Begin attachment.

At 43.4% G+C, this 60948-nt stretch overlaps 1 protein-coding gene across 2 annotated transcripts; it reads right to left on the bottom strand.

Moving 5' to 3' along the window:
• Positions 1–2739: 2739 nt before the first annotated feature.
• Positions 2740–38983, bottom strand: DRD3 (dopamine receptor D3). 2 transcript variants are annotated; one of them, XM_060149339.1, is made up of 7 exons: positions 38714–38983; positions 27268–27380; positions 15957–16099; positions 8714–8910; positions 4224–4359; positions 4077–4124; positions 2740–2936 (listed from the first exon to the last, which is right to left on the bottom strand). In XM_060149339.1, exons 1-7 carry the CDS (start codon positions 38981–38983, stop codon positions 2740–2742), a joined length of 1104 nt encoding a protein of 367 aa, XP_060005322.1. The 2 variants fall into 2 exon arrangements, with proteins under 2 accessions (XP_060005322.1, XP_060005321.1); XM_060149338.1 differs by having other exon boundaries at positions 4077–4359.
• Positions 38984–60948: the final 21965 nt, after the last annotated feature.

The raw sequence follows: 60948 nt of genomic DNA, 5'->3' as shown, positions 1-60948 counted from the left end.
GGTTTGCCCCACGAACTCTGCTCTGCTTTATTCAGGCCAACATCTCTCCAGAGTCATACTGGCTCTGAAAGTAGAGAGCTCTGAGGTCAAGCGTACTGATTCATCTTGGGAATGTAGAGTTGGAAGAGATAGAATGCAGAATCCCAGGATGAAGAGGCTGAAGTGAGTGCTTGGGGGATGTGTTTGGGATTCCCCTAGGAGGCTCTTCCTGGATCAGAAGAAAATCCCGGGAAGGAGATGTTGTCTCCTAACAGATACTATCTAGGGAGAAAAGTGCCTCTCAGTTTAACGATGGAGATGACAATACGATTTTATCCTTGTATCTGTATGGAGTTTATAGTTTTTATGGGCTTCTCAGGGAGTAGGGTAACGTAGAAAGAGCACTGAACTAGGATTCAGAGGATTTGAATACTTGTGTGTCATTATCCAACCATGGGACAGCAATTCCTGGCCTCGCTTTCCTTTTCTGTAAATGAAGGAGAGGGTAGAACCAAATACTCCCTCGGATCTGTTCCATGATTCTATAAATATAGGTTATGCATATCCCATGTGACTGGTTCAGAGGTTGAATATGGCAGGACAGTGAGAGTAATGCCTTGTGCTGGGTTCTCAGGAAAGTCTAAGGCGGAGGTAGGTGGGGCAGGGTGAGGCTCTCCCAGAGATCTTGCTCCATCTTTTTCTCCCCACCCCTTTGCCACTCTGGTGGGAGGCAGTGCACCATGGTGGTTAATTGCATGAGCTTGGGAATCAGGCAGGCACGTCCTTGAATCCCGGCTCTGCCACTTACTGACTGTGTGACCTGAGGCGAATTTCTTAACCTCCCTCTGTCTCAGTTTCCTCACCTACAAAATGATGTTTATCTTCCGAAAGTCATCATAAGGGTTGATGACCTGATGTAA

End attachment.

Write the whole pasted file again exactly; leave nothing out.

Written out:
At 43.4% G+C, this 60948-nt stretch overlaps 1 protein-coding gene across 2 annotated transcripts; it reads right to left on the bottom strand.

Moving 5' to 3' along the window:
• Positions 1–2739: 2739 nt before the first annotated feature.
• Positions 2740–38983, bottom strand: DRD3 (dopamine receptor D3). 2 transcript variants are annotated; one of them, XM_060149339.1, is made up of 7 exons: positions 38714–38983; positions 27268–27380; positions 15957–16099; positions 8714–8910; positions 4224–4359; positions 4077–4124; positions 2740–2936 (listed from the first exon to the last, which is right to left on the bottom strand). In XM_060149339.1, exons 1-7 carry the CDS (start codon positions 38981–38983, stop codon positions 2740–2742), a joined length of 1104 nt encoding a protein of 367 aa, XP_060005322.1. The 2 variants fall into 2 exon arrangements, with proteins under 2 accessions (XP_060005322.1, XP_060005321.1); XM_060149338.1 differs by having other exon boundaries at positions 4077–4359.
• Positions 38984–60948: the final 21965 nt, after the last annotated feature.

The raw sequence follows: 60948 nt of genomic DNA, 5'->3' as shown, positions 1-60948 counted from the left end.
GGTTTGCCCCACGAACTCTGCTCTGCTTTATTCAGGCCAACATCTCTCCAGAGTCATACTGGCTCTGAAAGTAGAGAGCTCTGAGGTCAAGCGTACTGATTCATCTTGGGAATGTAGAGTTGGAAGAGATAGAATGCAGAATCCCAGGATGAAGAGGCTGAAGTGAGTGCTTGGGGGATGTGTTTGGGATTCCCCTAGGAGGCTCTTCCTGGATCAGAAGAAAATCCCGGGAAGGAGATGTTGTCTCCTAACAGATACTATCTAGGGAGAAAAGTGCCTCTCAGTTTAACGATGGAGATGACAATACGATTTTATCCTTGTATCTGTATGGAGTTTATAGTTTTTATGGGCTTCTCAGGGAGTAGGGTAACGTAGAAAGAGCACTGAACTAGGATTCAGAGGATTTGAATACTTGTGTGTCATTATCCAACCATGGGACAGCAATTCCTGGCCTCGCTTTCCTTTTCTGTAAATGAAGGAGAGGGTAGAACCAAATACTCCCTCGGATCTGTTCCATGATTCTATAAATATAGGTTATGCATATCCCATGTGACTGGTTCAGAGGTTGAATATGGCAGGACAGTGAGAGTAATGCCTTGTGCTGGGTTCTCAGGAAAGTCTAAGGCGGAGGTAGGTGGGGCAGGGTGAGGCTCTCCCAGAGATCTTGCTCCATCTTTTTCTCCCCACCCCTTTGCCACTCTGGTGGGAGGCAGTGCACCATGGTGGTTAATTGCATGAGCTTGGGAATCAGGCAGGCACGTCCTTGAATCCCGGCTCTGCCACTTACTGACTGTGTGACCTGAGGCGAATTTCTTAACCTCCCTCTGTCTCAGTTTCCTCACCTACAAAATGATGTTTATCTTCCGAAAGTCATCATAAGGGTTGATGACCTGATGTAA